Binance in Regulation Crosshairs Amidst Reuters Report


Reuters accused Binance of questionable regulatory practices and details disturbing information from documents and interviews with former senior staff in an investigative report

The report from January 21 alleges that Binance has been shunning requests from regulators and partners about its operations and ignored recommendations from its advisors on money laundering risks. Binance is doing all these while publicly promising to embrace regulation. 

The investigative report has named Chief Compliance Officer Samuel Lim and former Global Money Laundering Reporting Officer Karen Leong as having raised concerns on weak Know-Your-Customer (KYC) checks. 

“Reuters conducted dozens of interviews with former senior employees of Binance, advisers and business partners, and reviewed hundreds of documents, including confidential correspondence between Binance and national regulators, and internal company messages,” the report states.

Source: Samuel Lim, Binance Chief Compliance Officer, has been specifically named in the investigative report.

Reuters also, in broad terms, referred to three other senior former Binance employees as having raised similar concerns but was ignored. KYC is key in the identification of the human actor behind an account. 

Binance is also accused of using an opaque corporate structure to operate outside the rules that govern traditional financial institutions, complicating regulators’ efforts in overseeing its activities. 

Other Findings

Other equally disturbing revelations leveled against Binance were also disclosed. Binance continues to recruit customers from countries with ‘extreme’ money-laundering risks, Binance watered-down compliance arrangement with its German business partner, and Binance’s reluctance to cooperate with German police requests for assistance on criminal activities.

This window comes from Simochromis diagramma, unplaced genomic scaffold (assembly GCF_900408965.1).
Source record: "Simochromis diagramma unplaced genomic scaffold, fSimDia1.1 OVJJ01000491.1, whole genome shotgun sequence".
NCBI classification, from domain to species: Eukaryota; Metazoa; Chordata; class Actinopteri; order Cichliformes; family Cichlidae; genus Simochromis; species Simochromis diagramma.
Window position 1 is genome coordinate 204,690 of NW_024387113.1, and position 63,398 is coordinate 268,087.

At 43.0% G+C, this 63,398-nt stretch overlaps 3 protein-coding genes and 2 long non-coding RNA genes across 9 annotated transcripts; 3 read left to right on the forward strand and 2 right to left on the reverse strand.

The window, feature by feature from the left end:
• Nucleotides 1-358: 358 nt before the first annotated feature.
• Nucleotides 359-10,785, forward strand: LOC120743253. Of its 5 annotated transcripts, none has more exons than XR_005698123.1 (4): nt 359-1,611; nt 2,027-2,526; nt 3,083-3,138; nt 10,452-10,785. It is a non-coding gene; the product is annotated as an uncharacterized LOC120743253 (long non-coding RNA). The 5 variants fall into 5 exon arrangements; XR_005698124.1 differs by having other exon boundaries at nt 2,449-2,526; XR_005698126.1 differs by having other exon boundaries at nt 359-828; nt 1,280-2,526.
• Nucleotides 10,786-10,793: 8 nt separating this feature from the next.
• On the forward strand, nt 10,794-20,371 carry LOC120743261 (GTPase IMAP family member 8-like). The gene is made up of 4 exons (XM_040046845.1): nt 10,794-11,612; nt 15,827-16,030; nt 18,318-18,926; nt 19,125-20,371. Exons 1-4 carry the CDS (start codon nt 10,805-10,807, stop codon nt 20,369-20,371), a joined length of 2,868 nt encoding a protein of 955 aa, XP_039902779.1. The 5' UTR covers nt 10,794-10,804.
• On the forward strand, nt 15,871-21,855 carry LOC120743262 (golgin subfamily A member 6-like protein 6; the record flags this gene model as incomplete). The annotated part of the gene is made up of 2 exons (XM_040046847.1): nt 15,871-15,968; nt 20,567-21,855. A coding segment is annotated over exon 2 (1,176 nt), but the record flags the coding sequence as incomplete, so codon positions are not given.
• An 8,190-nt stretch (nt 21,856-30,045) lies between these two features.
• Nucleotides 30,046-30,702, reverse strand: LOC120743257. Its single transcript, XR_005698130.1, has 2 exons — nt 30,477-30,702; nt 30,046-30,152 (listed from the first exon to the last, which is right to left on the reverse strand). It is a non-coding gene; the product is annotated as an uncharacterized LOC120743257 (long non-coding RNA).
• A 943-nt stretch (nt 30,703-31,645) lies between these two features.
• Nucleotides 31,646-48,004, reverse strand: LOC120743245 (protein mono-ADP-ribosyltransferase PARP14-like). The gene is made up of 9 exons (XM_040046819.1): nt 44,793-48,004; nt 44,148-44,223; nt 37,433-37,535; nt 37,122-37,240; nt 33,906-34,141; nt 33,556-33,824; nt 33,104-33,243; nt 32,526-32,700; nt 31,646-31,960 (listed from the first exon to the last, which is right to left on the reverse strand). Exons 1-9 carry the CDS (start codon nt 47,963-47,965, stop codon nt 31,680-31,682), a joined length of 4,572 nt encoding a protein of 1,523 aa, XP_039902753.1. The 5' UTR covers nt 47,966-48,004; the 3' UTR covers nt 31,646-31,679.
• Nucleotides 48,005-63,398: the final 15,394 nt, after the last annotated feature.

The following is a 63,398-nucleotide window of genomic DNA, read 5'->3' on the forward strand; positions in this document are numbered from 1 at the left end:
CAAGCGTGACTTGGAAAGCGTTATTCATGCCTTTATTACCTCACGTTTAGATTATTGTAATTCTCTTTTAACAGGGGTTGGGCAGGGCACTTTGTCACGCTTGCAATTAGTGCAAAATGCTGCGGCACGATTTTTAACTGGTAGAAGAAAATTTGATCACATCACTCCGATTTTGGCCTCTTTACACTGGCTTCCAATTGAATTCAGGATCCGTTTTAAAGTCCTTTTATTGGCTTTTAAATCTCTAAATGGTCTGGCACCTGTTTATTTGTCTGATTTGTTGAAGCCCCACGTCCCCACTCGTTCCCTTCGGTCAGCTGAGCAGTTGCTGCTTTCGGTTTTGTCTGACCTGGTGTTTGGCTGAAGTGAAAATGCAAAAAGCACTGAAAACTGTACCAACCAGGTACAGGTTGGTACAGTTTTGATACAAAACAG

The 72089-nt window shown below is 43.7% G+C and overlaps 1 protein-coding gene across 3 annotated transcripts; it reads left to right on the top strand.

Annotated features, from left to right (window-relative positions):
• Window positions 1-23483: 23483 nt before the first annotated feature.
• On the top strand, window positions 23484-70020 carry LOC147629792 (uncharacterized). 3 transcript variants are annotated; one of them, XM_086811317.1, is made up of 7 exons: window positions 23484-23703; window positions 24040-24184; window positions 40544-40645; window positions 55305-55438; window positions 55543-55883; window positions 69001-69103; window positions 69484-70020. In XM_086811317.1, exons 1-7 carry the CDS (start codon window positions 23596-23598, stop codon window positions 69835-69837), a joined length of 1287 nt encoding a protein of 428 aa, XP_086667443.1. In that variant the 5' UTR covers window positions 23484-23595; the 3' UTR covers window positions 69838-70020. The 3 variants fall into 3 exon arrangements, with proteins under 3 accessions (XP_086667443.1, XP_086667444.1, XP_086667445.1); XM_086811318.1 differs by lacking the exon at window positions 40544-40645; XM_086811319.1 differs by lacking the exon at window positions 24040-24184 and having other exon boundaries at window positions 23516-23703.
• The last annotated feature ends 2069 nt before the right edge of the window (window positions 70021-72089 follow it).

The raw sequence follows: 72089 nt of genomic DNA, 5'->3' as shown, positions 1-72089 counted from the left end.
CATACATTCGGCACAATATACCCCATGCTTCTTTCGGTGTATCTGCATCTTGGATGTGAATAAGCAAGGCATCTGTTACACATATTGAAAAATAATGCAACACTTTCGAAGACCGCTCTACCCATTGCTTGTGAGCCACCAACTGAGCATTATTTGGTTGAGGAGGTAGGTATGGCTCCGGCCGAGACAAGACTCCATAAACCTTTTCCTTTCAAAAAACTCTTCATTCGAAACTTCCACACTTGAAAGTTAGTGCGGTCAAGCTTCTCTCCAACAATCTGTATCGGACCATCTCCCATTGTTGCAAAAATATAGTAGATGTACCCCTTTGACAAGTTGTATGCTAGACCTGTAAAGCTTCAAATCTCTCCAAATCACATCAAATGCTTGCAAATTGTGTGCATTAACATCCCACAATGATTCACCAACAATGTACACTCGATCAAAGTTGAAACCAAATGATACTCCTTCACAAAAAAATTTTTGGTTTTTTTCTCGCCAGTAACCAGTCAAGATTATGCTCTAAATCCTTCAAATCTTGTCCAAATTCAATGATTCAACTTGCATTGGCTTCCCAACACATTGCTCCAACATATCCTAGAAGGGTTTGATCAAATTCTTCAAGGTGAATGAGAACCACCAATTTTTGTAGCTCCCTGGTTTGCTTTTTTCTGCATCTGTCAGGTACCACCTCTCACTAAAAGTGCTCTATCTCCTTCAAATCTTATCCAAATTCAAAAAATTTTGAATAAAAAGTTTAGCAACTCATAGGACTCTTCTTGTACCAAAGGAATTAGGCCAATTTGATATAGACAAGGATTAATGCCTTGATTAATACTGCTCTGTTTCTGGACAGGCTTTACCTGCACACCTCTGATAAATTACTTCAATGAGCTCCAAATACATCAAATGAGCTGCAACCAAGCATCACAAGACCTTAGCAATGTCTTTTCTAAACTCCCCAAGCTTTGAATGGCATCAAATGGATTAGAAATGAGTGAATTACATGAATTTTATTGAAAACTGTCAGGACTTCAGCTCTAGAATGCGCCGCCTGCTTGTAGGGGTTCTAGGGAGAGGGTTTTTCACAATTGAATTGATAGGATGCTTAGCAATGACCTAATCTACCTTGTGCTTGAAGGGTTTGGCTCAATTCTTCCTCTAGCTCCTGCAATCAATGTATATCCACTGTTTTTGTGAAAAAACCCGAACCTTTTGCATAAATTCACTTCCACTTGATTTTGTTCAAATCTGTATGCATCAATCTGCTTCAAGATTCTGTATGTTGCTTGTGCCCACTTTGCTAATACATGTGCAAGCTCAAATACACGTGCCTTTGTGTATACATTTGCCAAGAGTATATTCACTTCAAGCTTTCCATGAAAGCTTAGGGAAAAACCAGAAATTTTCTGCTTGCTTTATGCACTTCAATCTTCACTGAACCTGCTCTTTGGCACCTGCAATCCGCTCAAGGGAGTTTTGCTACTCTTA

Reuters, in an effort to give a balanced view, has also quoted Binance’s spokesperson’s response in respect Binance’s KYC protocol:

‘[T]he crypto industry was still in its infancy. There was relatively little guidance on how crypto should be regulated, Know Your Customer (KYC) technology was yet to be fully developed, law enforcement agencies were not educated on crypto, and policies such as those that govern anti-money laundering were broadly not fit-for-purpose for the crypto space.’

The spokesperson also refuted the allegations made in the investigation reports calling it ‘wildly outdated’ and ‘flatly incorrect.’ 

Accountability is Key

The allegations made against Binance are severe and must be addressed. There is such a need because Binance is an institution that operates in a regulated space and must be publicly accountable. 

However, going into details and giving specifics may not be appropriate for an institution that has an equal responsibility to maintain certain information confidential and other considerations to weigh. 

Source: Binance’s CEO, Changpeng Zhao, continues to address issues on regulation in his latest interview with CNBC.

Binance’s response must not be a knee-jerk reaction. There are numerous repercussions to be considered, and this requires further discussion with its senior employees and its partners. Binance is expected to reply concisely to these allegations. 

The report cited interviews and sighting of documents as its basis for the allegations. The context in which the conclusion was drawn is important. Many procedures and protocols are constantly evolving, even more so for the crypto industry. Finally, the disagreement from former executives on the direction of a growing conglomerate like Binance is nothing out of the ordinary.

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